Winter Solstice: Celebrating Light in Darkness

By Jennifer Tarnacki

Solstice takes its name from Latin, sol (sun) and sistere (to stand still)

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Approaching the winter holiday as a chance to celebrate the seasonality of the Earth is an egalitarian approach. After all, regardless of our religious affiliations or holiday traditions, we all live under the same sky and stars. Paying attention to the celestial show above as we pass through the seasons is a way of connecting to both the Earth and our common humanity. Winter solstice can be a profound way to tune into the magic and beauty of the season, as well as to celebrate what binds us together under a shared sky.

Astrologically, winter solstice is the longest night of the year. The moment of solstice is technically the point in time when the Earth’s axial tilt has leaned the North Pole the farthest away from the Sun. It’s as far as the planet tips towards the cold abyss of space. During its peak, darkness engulfs for three days before the Earth continues on its orbit, lengthening the hours of daylight once again.

Winter solstice is the time of year when the Earth astrologically spins far towards deep space away from the Sun. We are literally facing the void; the darkness. It’s no wonder that the occasion caused many to contemplate spiritual matters of where we arise and what is the meaning of all of this; our fragile miraculous existence.

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It was a striking, and deeply significant, astrological and emotional event. As the days became short and nights long and dark, the Earth froze. Winter often brought with it the specter of death; possibly starvation or famine. Survival was hard.

All over the world, cultures around the world, distant and separated by time, built temples aligning with the solstice, such as the Great Pyramids, Stonehenge, Newgrange in Ireland, and Angkor Wat in Cambodia.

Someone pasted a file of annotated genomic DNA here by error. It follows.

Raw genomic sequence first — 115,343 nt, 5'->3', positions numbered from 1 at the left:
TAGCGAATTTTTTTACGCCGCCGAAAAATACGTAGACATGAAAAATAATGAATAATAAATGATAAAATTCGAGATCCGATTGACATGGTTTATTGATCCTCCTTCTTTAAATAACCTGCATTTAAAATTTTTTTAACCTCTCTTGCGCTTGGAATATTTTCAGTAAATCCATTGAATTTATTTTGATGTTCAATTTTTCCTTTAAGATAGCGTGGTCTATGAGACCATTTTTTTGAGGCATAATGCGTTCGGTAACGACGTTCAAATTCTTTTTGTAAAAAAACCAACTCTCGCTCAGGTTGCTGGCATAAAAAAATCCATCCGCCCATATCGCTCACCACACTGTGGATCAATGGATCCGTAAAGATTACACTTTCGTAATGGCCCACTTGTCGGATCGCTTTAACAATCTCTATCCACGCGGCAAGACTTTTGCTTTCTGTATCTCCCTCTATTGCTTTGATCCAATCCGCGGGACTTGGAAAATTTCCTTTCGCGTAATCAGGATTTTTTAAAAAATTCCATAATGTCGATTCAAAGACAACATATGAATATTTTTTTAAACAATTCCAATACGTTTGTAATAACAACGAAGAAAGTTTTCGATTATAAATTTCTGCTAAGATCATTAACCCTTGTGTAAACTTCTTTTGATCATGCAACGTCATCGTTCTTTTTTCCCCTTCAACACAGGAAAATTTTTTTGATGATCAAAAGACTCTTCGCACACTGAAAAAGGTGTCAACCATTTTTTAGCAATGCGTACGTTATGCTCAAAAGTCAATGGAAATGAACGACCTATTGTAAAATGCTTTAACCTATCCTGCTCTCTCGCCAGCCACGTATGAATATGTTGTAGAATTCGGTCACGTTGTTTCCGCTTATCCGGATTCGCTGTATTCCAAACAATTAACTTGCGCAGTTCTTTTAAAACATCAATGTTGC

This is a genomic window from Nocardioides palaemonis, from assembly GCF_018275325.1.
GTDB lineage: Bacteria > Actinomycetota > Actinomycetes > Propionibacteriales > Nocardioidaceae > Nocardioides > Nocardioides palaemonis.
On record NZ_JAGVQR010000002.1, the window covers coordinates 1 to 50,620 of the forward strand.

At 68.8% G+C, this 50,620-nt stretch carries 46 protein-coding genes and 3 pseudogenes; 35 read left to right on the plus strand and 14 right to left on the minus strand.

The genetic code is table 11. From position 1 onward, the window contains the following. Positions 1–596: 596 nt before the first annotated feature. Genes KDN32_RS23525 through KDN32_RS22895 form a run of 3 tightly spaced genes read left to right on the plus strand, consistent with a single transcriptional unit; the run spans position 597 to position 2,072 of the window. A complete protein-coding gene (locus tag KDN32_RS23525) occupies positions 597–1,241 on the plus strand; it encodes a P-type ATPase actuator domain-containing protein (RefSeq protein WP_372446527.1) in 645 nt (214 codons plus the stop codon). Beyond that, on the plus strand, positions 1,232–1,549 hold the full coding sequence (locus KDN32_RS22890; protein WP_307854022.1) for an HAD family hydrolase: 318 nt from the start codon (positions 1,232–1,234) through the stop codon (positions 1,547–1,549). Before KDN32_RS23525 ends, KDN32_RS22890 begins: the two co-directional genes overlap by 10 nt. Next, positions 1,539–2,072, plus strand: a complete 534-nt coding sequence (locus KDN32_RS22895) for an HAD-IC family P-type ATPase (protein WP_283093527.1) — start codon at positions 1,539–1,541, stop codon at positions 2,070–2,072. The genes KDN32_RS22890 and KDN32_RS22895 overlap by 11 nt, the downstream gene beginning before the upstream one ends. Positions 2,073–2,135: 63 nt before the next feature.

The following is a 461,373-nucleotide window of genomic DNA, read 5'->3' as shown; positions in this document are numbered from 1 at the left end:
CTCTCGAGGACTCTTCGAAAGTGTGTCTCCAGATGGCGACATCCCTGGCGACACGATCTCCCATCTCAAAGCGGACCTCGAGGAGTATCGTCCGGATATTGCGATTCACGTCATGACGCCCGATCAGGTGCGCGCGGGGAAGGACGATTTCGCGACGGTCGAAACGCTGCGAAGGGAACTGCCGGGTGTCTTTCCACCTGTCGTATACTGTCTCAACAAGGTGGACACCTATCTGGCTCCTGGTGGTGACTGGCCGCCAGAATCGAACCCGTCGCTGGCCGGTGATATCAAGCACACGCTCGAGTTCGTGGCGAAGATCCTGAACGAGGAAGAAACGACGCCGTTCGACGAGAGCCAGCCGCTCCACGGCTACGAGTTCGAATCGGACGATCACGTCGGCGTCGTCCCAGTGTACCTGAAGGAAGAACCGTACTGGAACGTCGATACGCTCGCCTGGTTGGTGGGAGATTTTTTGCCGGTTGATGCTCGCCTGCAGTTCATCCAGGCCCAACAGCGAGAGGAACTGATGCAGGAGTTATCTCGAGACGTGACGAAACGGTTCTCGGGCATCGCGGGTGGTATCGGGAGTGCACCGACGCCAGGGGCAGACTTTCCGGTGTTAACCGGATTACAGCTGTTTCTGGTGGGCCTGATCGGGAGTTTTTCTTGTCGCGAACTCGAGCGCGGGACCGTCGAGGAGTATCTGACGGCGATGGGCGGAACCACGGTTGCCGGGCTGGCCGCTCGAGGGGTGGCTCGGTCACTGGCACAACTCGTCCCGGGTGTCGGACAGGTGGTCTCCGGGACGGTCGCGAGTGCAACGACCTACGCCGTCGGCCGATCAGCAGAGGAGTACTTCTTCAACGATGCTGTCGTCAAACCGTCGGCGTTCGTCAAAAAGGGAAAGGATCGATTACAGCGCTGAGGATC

The night was important: the long, dark night of solstice, the turning point of the Sun’s journey, was interpreted as the moment the light was reborn and the new year began. Since ancient times, all around the world, humankind has reveled in both the darkness and the coming of the light. Rituals were created to ensure the sun returned to bring back the warmth necessary for life once again.

Concepts of the birth of sun gods were common throughout history. For the Norse, it was Yule. For Roman, Saturnalia. Christmas employs many ancient winter solstice traditions.

During those three days of the stun “standing still”, common traditions were ones centered around light. In Sweden, St Lucia’s day was celebrated by wearing candles on a crown wreath. For the Germanic peoples who celebrated Yule, yule logs were burned, keeping vigil for the lights return.

Evergreens plants, symbolizing life’s continuity, were brought into the home. Emblems of green life became a tradition during the darkest days of winter. Wreaths, mistletoe, and holly were all little reminders of a spring that would bathe us in light soon.

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It’s this time of year that we light candles, build fires, and decorate our homes with twinkling lights. Candles, Christmas lights, and the menorah all embody the spirit of bringing light back into the darkness, fostering hope where there is only darkness. These rituals embody the spirit of the season, reflecting the hope that the unconquered sun would rise surely, miraculously, again.

During solstice, we know intuitively to await the return of the sun. It was a time to go inward and reflect, recognizing a deeper awareness of our connection to nature. Solstice provided a gentle reminder that darkness has a purpose, and to find balance and harmony in this knowing.

With our instinct to turn towards the light in this time of darkness, it’s also a time to turn toward the light within. We can honor and establish resonance with the seasons by being light ourselves, sharing the radiance of our spirit.

After the longest night, we sing up the dawn. On December 25th, three days after the earths farthest point on its orbit, the sun once again starts to rise, making the days longer and longer. The Romans called it Dies Natalis Invicti Solis, the Birthday of the Unconquered Sun. This is the turning point of the year. This is the day that the sun, symbolic of the light, is reborn, ensuring another year of growth and life.

So, in this busy season, whatever your holiday tradition, may your days be merry and bright. And may the rising solstice sun remind what binds us together, all of us under one twinkling sky. 

Gratitude,

Team at HFS